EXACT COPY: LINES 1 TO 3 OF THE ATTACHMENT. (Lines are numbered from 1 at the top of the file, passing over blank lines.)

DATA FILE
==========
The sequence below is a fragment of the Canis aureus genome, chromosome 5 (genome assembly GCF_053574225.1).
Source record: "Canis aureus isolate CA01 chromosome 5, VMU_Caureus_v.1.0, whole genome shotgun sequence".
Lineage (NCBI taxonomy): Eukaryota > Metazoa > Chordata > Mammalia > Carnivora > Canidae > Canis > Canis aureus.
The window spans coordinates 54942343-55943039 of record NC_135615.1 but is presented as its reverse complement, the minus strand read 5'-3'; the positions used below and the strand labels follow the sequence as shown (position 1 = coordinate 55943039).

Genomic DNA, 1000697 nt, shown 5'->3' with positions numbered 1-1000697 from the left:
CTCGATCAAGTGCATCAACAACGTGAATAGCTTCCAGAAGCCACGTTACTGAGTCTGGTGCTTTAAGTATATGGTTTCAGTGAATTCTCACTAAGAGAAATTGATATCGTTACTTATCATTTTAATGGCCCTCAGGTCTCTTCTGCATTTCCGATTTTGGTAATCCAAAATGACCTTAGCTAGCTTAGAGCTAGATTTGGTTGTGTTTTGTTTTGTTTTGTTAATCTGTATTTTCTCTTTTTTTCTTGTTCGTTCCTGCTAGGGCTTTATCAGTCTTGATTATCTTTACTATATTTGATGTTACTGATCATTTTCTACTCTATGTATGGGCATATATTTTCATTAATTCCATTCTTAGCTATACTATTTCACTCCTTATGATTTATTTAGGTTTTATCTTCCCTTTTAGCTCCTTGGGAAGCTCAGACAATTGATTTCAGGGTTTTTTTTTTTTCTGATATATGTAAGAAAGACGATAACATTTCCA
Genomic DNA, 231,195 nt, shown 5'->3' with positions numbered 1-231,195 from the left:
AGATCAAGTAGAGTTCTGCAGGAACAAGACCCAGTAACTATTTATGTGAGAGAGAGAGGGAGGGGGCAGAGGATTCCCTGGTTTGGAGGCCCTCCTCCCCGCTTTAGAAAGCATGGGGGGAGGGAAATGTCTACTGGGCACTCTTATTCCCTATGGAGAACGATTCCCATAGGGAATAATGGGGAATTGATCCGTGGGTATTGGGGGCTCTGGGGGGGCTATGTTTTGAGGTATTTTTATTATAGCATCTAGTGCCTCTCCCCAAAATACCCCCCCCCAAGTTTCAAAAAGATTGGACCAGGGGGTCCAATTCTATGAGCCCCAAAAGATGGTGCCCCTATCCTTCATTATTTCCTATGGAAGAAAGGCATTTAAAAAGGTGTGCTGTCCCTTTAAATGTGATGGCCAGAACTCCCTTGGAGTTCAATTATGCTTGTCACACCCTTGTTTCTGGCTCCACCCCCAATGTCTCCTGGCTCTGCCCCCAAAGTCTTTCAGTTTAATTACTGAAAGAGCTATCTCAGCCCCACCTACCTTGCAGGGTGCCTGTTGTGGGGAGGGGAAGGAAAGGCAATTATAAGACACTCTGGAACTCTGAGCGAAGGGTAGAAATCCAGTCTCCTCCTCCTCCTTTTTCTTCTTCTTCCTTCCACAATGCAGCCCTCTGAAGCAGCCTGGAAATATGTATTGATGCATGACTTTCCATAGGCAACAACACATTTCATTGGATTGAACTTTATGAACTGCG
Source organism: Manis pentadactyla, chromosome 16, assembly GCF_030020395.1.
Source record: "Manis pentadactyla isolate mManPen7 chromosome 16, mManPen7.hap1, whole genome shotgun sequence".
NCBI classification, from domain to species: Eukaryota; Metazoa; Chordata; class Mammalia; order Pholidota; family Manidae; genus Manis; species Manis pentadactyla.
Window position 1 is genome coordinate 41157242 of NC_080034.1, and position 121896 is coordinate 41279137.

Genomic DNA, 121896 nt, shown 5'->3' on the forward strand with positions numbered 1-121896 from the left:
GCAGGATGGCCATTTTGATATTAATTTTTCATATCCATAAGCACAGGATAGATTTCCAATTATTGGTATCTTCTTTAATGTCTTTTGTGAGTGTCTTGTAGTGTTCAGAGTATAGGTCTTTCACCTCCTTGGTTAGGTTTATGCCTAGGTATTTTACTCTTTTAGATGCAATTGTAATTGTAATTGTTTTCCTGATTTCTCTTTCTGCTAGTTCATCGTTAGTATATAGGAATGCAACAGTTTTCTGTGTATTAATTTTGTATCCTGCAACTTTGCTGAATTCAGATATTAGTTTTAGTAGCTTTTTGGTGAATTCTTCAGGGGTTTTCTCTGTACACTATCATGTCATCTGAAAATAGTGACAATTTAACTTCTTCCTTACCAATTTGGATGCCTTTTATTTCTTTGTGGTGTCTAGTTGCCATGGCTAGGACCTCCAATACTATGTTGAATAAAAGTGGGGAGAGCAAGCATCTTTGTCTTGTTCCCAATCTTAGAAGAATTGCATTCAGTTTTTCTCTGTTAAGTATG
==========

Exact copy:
The sequence below is a fragment of the Canis aureus genome, chromosome 5 (genome assembly GCF_053574225.1).
Source record: "Canis aureus isolate CA01 chromosome 5, VMU_Caureus_v.1.0, whole genome shotgun sequence".
Lineage (NCBI taxonomy): Eukaryota > Metazoa > Chordata > Mammalia > Carnivora > Canidae > Canis > Canis aureus.